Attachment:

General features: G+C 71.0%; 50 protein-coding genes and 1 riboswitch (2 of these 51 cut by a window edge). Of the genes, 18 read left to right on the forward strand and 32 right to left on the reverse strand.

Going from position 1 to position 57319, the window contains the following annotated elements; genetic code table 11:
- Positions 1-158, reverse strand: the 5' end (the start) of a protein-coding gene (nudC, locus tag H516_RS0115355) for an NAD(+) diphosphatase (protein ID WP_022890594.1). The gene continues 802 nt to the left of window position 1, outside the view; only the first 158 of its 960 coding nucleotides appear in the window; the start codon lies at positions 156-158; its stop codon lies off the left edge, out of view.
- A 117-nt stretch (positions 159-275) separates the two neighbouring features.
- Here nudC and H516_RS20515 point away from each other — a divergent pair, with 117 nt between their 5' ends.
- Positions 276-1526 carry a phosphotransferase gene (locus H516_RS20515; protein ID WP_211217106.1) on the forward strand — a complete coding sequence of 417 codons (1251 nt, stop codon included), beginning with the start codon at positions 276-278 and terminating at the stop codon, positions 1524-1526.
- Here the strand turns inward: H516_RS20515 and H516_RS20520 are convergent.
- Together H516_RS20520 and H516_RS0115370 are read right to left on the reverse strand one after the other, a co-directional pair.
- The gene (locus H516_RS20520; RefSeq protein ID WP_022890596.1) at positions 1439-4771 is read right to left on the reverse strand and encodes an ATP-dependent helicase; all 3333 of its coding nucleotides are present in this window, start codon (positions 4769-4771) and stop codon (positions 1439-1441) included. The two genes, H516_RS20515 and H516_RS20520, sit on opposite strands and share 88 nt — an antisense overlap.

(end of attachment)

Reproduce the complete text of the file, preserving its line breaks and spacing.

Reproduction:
General features: G+C 71.0%; 50 protein-coding genes and 1 riboswitch (2 of these 51 cut by a window edge). Of the genes, 18 read left to right on the forward strand and 32 right to left on the reverse strand.

Going from position 1 to position 57319, the window contains the following annotated elements; genetic code table 11:
- Positions 1-158, reverse strand: the 5' end (the start) of a protein-coding gene (nudC, locus tag H516_RS0115355) for an NAD(+) diphosphatase (protein ID WP_022890594.1). The gene continues 802 nt to the left of window position 1, outside the view; only the first 158 of its 960 coding nucleotides appear in the window; the start codon lies at positions 156-158; its stop codon lies off the left edge, out of view.
- A 117-nt stretch (positions 159-275) separates the two neighbouring features.
- Here nudC and H516_RS20515 point away from each other — a divergent pair, with 117 nt between their 5' ends.
- Positions 276-1526 carry a phosphotransferase gene (locus H516_RS20515; protein ID WP_211217106.1) on the forward strand — a complete coding sequence of 417 codons (1251 nt, stop codon included), beginning with the start codon at positions 276-278 and terminating at the stop codon, positions 1524-1526.
- Here the strand turns inward: H516_RS20515 and H516_RS20520 are convergent.
- Together H516_RS20520 and H516_RS0115370 are read right to left on the reverse strand one after the other, a co-directional pair.
- The gene (locus H516_RS20520; RefSeq protein ID WP_022890596.1) at positions 1439-4771 is read right to left on the reverse strand and encodes an ATP-dependent helicase; all 3333 of its coding nucleotides are present in this window, start codon (positions 4769-4771) and stop codon (positions 1439-1441) included. The two genes, H516_RS20515 and H516_RS20520, sit on opposite strands and share 88 nt — an antisense overlap.